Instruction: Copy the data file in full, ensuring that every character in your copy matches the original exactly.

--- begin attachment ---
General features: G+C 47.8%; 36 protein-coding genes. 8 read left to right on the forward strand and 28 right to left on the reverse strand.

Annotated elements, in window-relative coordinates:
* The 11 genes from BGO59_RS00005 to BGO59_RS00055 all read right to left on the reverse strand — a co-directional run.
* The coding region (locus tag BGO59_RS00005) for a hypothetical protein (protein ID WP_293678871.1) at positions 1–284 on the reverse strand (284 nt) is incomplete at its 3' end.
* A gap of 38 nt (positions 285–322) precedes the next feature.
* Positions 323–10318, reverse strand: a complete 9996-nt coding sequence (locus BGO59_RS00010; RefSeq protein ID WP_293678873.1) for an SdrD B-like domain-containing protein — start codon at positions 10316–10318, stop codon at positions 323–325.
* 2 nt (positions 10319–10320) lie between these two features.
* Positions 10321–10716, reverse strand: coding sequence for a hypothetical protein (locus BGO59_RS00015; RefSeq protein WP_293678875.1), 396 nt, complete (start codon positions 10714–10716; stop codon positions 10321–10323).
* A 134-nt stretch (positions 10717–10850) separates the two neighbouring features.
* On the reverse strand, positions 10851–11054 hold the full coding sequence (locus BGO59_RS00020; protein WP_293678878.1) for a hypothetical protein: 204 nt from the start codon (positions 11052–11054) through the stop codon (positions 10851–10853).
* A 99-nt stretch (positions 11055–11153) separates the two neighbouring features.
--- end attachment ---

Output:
General features: G+C 47.8%; 36 protein-coding genes. 8 read left to right on the forward strand and 28 right to left on the reverse strand.

Annotated elements, in window-relative coordinates:
* The 11 genes from BGO59_RS00005 to BGO59_RS00055 all read right to left on the reverse strand — a co-directional run.
* The coding region (locus tag BGO59_RS00005) for a hypothetical protein (protein ID WP_293678871.1) at positions 1–284 on the reverse strand (284 nt) is incomplete at its 3' end.
* A gap of 38 nt (positions 285–322) precedes the next feature.
* Positions 323–10318, reverse strand: a complete 9996-nt coding sequence (locus BGO59_RS00010; RefSeq protein ID WP_293678873.1) for an SdrD B-like domain-containing protein — start codon at positions 10316–10318, stop codon at positions 323–325.
* 2 nt (positions 10319–10320) lie between these two features.
* Positions 10321–10716, reverse strand: coding sequence for a hypothetical protein (locus BGO59_RS00015; RefSeq protein WP_293678875.1), 396 nt, complete (start codon positions 10714–10716; stop codon positions 10321–10323).
* A 134-nt stretch (positions 10717–10850) separates the two neighbouring features.
* On the reverse strand, positions 10851–11054 hold the full coding sequence (locus BGO59_RS00020; protein WP_293678878.1) for a hypothetical protein: 204 nt from the start codon (positions 11052–11054) through the stop codon (positions 10851–10853).
* A 99-nt stretch (positions 11055–11153) separates the two neighbouring features.